As the war in Yemen grinds on, Iran’s passive role has possibly dangerous consequences in the event of any escalation
News of an American cruise missile strike on coastal radar sites in Houthi-controlled areas this week has raised the spectre of escalation in the Yemen conflict.
The American strikes follow two attempted attacks on the USS Mason. These were likely retaliatory strikes by Houthis and their allies, in response to the Saudi-led coalition air strike on a mourning hall in Sanaa on 8 October, which claimed at least 140 lives.
These apparent double standards present an opportunity for Iranian diplomacy to take the initiative in Yemen
These apparent double standards, at a time when both the UK and US are accusing Russia of committing war crimes by targeting rebel-held districts of eastern Aleppo, present an opportunity for Iranian diplomacy to take the initiative in Yemen.
But Iranian activity on the diplomatic front is noticeably lacking, a symptom of broader Iranian apathy with respect to Yemen. This laissez-faire attitude is not without risk - particularly if the conflict continues to escalate.
Tehran: High on rhetoric, low on decisiveness
Until now, Iranian policy on the Yemen conflict can be characterised as high on rhetoric but low on decisive action. This was underscored by the Iranian reaction to the assault on the funeral procession in Sanaa.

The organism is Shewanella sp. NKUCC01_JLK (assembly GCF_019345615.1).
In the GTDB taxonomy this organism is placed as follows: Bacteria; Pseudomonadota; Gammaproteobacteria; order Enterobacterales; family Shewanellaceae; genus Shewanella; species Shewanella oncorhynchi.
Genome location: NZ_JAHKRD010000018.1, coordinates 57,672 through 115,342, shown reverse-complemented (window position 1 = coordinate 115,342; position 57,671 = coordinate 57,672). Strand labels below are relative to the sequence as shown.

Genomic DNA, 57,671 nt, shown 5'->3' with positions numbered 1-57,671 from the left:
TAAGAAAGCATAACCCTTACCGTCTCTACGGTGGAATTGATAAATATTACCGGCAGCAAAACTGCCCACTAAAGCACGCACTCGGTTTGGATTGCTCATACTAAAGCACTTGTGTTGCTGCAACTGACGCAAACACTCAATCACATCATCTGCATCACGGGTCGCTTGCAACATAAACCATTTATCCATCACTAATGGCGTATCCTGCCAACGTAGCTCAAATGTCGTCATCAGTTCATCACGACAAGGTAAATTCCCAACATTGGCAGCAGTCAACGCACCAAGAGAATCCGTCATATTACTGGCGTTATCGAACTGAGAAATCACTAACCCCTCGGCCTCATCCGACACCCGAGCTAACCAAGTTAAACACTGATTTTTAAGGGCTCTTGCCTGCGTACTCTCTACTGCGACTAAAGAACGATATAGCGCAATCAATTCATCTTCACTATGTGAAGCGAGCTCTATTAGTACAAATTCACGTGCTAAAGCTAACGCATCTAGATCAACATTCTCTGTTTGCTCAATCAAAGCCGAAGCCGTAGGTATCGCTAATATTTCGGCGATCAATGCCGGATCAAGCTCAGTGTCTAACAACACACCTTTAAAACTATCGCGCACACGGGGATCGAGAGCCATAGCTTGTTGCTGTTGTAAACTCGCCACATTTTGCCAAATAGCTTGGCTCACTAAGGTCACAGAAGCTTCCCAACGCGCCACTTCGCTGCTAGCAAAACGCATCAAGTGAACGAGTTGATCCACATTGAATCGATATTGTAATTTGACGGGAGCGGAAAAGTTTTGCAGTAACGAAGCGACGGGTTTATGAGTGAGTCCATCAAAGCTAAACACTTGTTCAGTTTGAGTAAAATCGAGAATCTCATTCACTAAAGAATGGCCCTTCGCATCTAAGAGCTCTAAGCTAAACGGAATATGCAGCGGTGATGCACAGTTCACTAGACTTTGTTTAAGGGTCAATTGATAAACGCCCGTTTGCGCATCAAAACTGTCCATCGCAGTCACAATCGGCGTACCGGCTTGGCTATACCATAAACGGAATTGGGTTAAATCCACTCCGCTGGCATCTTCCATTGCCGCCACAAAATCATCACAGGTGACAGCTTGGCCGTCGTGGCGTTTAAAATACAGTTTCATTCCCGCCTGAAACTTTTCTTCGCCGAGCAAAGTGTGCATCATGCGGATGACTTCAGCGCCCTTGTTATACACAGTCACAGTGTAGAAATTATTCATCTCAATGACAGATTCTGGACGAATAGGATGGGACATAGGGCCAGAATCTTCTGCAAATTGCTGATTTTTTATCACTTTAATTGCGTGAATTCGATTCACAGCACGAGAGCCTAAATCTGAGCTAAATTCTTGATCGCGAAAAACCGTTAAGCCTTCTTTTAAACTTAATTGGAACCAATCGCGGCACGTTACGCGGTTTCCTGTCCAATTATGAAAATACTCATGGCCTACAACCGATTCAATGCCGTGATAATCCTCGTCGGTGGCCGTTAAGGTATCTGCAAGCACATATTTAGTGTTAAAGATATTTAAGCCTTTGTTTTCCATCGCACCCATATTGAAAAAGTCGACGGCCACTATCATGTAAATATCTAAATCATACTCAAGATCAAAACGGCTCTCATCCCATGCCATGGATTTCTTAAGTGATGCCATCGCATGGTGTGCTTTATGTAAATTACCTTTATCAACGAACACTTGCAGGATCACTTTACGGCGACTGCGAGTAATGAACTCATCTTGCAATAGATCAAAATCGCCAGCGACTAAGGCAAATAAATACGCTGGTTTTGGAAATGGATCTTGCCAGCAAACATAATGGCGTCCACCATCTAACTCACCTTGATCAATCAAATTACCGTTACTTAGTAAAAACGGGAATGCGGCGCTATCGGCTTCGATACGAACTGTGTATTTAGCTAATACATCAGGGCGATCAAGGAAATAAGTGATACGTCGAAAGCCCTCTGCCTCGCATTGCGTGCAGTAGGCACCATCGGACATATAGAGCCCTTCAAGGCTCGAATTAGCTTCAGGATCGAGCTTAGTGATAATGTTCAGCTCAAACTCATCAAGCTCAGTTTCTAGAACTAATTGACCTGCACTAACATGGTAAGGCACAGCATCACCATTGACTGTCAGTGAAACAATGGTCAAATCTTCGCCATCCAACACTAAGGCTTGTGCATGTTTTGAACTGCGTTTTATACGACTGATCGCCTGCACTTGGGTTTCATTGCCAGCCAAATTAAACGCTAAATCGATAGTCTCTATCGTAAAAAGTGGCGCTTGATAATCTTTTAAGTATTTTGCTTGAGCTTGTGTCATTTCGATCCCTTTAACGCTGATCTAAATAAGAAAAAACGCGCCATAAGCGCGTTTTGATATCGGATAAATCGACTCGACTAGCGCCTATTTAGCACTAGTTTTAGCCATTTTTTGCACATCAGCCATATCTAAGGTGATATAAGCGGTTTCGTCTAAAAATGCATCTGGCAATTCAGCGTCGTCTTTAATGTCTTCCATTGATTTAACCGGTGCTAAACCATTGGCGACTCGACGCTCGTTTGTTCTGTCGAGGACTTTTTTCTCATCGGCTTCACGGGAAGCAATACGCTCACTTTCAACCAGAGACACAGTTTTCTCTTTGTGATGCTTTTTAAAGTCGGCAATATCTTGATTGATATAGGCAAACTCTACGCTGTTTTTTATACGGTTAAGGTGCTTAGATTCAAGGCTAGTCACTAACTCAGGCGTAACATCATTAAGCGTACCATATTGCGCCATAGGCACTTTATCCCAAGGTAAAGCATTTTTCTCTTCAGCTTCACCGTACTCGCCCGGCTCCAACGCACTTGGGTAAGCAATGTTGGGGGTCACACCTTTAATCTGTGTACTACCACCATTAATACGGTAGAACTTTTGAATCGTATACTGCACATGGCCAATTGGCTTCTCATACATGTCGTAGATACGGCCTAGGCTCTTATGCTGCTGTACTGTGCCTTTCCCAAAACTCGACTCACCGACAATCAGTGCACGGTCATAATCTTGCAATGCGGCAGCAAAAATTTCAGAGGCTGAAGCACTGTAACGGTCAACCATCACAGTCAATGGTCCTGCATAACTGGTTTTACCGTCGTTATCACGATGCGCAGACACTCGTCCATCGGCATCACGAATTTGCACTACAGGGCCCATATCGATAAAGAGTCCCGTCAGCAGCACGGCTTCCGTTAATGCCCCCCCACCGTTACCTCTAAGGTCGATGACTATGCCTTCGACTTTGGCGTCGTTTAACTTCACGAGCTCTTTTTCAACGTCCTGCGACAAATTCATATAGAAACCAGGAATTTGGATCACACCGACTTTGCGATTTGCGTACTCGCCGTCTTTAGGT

Leading the rhetorical charge, Brigadier General Ami Ali Hajizadeh, the commander of the aerospace division of the Islamic Revolutionary Guards Corps, claimed that information – specifically the presence of multiple American spy planes over the skies of Yemen - pointed to American and Israeli involvement in the Saudi attack on the mourning hall.
The USS Mason, which was attacked off the coast of Yemen (AFP)
This type of rhetorical flourish inevitably lends credence to Saudi charges of Iranian sponsorship for the Houthi rebel movement, specifically the supply of arms by Tehran to the rebels.
Lack of hard evidence notwithstanding, the Western media has largely accepted the Saudi narrative and universally describes the Houthi movement as either pro-Iranian or at least aligned with Iranian positions.
But this narrative is fundamentally flawed on political, military and religio-cultural levels.
For a start, the Yemen conflict is a complex civil war that, broadly speaking, pits an uneasy alliance of Houthis and former leader Ali Abdullah Saleh – and by extension much of the Yemeni military – against the embattled government of President Abd Rabbuh Mansour Hadi and a collection of tribal and Islamist militias led by the Yemeni branch of the Muslim Brotherhood.
On a military level, the naval blockade of Yemen makes it extremely difficult for Iran to supply the Houthi-Saleh alliance
On a military level, the naval blockade of Yemen makes it extremely difficult for Iran to supply the Houthi-Saleh alliance, if a decision to that effect had been made in Tehran. In any case, Yemen is awash with weapons and the Houthi-Saleh alliance has no need for Iranian small arms.
But the rebels would, however, be interested in air-defence systems that could challenge Saudi air supremacy over the skies of Yemen; or missiles that can reliably hit targets deep inside Saudi Arabia itself. While Iran possesses such systems, it is highly unlikely to supply them to protagonists in Yemen for fear of rapidly escalating the conflict.